An architect who worked on the Grenfell Tower refurbishment has said he was unaware of several fire safety requirements for buildings and considered it a “subject outside of my competence”.
Tomas Rek, a former employee of architects Studio E, said at the time he did not know what would constitute a material of limited flammability and was unaware how individual parts of the cladding system should be considered for fire issues.
He worked on the block’s revamp between September and December 2013 and helped prepare drawings and the project’s National Building Specification (NBS), a document used by designers to describe required materials, standards and workmanship.
Under questioning by the inquiry’s chief lawyer Richard Millett QC on Wednesday he said he had only a limited knowledge of the requirements of building regulations and approved fire safety guidance.
Mr Rek said: “I mean retrospectively looking at it I think it would help if I had a better understanding, of course.
“We had a fire consultant on the job and I considered fire-related issues a complicated subject outside of my competence.
“I believe I assumed that the design of the cladding and materials involved had been considered before my engagement …”
Regarding a meeting about the proposed cladding system in September 2013 with external wall subcontractor Harley Facades, Mr Rek said he thought the focus was “more to do with the appearance and price of the various materials and not their fire performance or fire rating”.
Afterwards, lead Studio E architect Bruce Sounes sent an email to Mark Harris of Harley saying his “back of a fag packet” figure for the cladding had been deemed over-budget, according to emails.
The next month, Mr Harris emailed Mr Rek regarding pricing, saying from a “Harley selfish point of view our preference would be to use ACM” (aluminium composite material).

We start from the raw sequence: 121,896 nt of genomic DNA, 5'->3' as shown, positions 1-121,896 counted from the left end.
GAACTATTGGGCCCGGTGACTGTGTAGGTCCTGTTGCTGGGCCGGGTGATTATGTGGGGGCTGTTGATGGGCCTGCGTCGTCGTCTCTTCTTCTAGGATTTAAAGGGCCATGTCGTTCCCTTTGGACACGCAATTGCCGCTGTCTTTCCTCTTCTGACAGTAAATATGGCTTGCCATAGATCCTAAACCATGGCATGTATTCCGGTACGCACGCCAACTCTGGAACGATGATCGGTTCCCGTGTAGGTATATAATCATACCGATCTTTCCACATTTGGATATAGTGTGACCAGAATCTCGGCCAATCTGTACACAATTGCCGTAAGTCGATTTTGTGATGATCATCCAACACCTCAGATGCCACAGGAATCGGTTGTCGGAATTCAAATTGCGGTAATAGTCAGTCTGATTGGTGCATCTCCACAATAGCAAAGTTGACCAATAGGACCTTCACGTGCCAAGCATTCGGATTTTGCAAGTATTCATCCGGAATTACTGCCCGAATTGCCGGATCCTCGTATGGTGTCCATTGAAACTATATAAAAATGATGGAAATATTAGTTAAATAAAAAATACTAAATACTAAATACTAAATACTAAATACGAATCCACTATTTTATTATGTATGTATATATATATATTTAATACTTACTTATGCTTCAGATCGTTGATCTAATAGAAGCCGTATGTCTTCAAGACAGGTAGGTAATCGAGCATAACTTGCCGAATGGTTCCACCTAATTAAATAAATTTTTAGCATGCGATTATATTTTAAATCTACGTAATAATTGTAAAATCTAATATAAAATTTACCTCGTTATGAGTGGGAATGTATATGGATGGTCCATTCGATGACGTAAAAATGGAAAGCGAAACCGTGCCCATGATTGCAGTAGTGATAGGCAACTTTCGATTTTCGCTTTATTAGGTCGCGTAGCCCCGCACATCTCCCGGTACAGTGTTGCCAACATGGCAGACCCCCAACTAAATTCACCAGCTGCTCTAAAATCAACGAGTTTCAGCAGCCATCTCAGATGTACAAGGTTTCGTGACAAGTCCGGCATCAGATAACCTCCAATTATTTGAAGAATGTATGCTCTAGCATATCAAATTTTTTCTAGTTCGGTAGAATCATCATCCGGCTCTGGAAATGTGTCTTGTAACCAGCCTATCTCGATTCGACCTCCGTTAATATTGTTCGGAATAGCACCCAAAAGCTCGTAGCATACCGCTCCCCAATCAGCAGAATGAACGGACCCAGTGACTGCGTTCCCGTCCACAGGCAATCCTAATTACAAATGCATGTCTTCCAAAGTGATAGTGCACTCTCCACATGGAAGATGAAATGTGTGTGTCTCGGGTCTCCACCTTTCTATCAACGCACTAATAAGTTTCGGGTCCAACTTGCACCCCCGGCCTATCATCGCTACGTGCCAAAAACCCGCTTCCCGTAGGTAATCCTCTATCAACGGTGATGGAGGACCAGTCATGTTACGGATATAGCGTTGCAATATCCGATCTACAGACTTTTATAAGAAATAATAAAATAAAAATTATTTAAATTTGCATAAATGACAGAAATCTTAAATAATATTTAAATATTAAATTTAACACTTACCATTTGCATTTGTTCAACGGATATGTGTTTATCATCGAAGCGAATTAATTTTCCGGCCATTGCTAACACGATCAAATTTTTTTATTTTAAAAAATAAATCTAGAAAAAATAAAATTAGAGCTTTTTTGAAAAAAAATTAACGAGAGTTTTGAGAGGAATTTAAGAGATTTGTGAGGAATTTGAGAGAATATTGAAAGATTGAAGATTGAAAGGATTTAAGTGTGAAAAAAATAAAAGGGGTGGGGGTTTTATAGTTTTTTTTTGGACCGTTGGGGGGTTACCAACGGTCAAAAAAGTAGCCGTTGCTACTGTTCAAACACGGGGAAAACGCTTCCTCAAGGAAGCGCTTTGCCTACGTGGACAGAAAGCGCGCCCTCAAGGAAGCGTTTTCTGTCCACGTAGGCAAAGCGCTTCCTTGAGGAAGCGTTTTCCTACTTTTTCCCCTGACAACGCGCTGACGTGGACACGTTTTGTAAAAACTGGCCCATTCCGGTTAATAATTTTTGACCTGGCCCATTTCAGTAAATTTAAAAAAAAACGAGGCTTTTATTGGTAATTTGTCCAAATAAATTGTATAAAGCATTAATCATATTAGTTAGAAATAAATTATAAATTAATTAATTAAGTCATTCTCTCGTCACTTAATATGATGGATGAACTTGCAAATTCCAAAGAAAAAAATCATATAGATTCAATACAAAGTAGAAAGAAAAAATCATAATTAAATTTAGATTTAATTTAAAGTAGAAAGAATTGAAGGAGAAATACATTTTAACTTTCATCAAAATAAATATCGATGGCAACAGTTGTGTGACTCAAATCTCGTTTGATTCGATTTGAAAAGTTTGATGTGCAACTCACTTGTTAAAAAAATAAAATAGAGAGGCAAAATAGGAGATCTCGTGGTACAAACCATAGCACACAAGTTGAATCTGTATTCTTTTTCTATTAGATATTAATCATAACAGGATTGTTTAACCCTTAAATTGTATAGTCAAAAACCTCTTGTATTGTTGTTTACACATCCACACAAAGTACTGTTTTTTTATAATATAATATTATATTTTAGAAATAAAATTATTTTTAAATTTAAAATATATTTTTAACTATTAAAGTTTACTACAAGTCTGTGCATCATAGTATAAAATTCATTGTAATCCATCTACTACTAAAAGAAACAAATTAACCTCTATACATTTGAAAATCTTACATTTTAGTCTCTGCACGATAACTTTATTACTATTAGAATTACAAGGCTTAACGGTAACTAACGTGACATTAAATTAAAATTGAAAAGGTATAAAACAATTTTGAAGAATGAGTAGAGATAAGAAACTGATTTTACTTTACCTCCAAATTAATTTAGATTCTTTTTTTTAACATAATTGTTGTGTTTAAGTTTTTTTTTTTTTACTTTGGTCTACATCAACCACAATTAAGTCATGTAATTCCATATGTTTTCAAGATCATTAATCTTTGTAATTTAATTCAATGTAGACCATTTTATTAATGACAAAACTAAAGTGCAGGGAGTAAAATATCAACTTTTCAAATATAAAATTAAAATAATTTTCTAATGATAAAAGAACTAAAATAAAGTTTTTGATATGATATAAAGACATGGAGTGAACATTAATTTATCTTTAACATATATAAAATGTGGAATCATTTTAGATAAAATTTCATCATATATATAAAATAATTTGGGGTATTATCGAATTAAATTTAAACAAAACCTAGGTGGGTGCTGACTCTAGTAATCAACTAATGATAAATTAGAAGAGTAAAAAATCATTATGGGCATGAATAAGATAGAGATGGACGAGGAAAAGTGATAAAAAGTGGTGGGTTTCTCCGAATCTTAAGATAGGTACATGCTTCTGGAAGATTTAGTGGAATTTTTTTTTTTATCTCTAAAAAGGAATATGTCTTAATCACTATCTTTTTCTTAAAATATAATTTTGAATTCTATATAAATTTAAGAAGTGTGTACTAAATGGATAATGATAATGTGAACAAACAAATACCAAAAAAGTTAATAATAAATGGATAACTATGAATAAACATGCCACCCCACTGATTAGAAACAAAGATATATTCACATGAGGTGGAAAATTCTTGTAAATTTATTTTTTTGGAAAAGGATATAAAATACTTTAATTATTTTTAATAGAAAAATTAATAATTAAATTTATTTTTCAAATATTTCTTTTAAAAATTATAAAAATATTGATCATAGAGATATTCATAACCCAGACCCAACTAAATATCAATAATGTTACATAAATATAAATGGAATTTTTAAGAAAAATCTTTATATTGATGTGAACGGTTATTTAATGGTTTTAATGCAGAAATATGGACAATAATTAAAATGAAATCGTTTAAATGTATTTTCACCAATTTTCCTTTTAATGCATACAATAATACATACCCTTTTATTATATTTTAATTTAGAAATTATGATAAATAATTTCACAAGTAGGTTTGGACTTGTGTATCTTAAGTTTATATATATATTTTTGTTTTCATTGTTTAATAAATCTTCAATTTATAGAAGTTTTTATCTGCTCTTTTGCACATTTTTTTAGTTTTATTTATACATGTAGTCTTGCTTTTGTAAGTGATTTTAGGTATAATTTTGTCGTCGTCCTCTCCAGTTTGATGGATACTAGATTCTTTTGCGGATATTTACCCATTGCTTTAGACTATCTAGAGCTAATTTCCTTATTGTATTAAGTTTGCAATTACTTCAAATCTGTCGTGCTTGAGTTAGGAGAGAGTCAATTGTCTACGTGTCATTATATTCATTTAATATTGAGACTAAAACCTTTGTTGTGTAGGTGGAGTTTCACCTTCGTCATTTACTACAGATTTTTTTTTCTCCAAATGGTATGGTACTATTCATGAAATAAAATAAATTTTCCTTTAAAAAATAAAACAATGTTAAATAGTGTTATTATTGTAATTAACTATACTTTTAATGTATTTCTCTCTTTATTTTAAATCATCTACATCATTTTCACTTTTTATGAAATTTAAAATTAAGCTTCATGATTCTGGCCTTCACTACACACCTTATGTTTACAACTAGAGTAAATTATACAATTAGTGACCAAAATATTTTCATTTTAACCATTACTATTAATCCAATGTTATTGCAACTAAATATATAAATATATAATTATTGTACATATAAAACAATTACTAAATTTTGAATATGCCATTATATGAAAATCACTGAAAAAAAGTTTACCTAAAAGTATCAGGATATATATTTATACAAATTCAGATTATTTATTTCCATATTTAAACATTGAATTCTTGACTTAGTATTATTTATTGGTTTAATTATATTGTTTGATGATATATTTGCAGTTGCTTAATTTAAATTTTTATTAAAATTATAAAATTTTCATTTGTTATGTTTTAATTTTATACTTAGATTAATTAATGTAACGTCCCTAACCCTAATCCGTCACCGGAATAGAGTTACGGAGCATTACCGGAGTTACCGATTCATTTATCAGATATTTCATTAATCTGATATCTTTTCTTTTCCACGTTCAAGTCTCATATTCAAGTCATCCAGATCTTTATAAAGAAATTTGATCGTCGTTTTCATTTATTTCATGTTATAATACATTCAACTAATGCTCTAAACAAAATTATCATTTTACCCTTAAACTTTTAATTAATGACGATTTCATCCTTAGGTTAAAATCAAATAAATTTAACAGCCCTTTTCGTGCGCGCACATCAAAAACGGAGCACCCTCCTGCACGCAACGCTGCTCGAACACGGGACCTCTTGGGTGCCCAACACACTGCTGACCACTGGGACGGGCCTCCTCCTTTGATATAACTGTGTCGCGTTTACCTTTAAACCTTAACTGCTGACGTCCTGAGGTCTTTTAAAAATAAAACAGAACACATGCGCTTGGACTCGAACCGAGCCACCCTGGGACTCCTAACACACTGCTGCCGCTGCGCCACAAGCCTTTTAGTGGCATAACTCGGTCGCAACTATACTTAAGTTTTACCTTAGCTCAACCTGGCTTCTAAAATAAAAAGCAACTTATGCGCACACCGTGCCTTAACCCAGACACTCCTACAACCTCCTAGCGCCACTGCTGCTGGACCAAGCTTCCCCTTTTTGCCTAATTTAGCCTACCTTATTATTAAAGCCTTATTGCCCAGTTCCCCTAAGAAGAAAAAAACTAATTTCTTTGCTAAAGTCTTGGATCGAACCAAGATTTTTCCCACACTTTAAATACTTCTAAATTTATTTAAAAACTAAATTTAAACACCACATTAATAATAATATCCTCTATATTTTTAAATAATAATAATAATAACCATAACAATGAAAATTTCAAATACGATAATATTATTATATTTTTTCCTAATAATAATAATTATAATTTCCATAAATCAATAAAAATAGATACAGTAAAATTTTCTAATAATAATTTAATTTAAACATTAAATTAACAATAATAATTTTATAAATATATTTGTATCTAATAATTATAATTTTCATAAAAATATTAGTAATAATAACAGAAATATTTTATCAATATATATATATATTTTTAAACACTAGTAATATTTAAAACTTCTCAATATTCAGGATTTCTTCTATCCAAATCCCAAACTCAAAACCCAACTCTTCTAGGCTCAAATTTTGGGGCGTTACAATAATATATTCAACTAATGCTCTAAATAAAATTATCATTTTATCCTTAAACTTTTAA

Mr Harris added it was “tried and tested (on many Harley projects), and we are confident in the cost base”.
The inquiry has heard that combustible ACM cladding panels were chosen in 2014 over the originally proposed zinc in a bid to save £454,000 on the Grenfell refit.
Mr Rek also said he was unaware of previous high-rise fires involving cladding and did not have an understanding of how a panel with a polyethylene (PE) core would behave in a fire, the inquiry heard.
Describing it as “some sort of plastic”, he said he recalled that the panels had already been selected prior to his involvement in the refurbishment.
He added in his witness statement: “I may have assumed that compliance with building regulations had already been confirmed prior to my involvement, since I had simply been asked to obtain samples of these materials and the focus appeared to be on the appearance and cost of the product.”
The ACM Reynobond PE panels used in Grenfell’s cladding system had a heat combustion akin to diesel and close to lighter fluid and possessed a high-calorific value compared with other construction materials, the inquiry has previously heard.
They were found to have fuelled the fire’s rapid spread at the 24-storey west London block in June 2017.
Seventy two people died as a result of the blaze, which was sparked by an electrical fault with a fridge-freezer.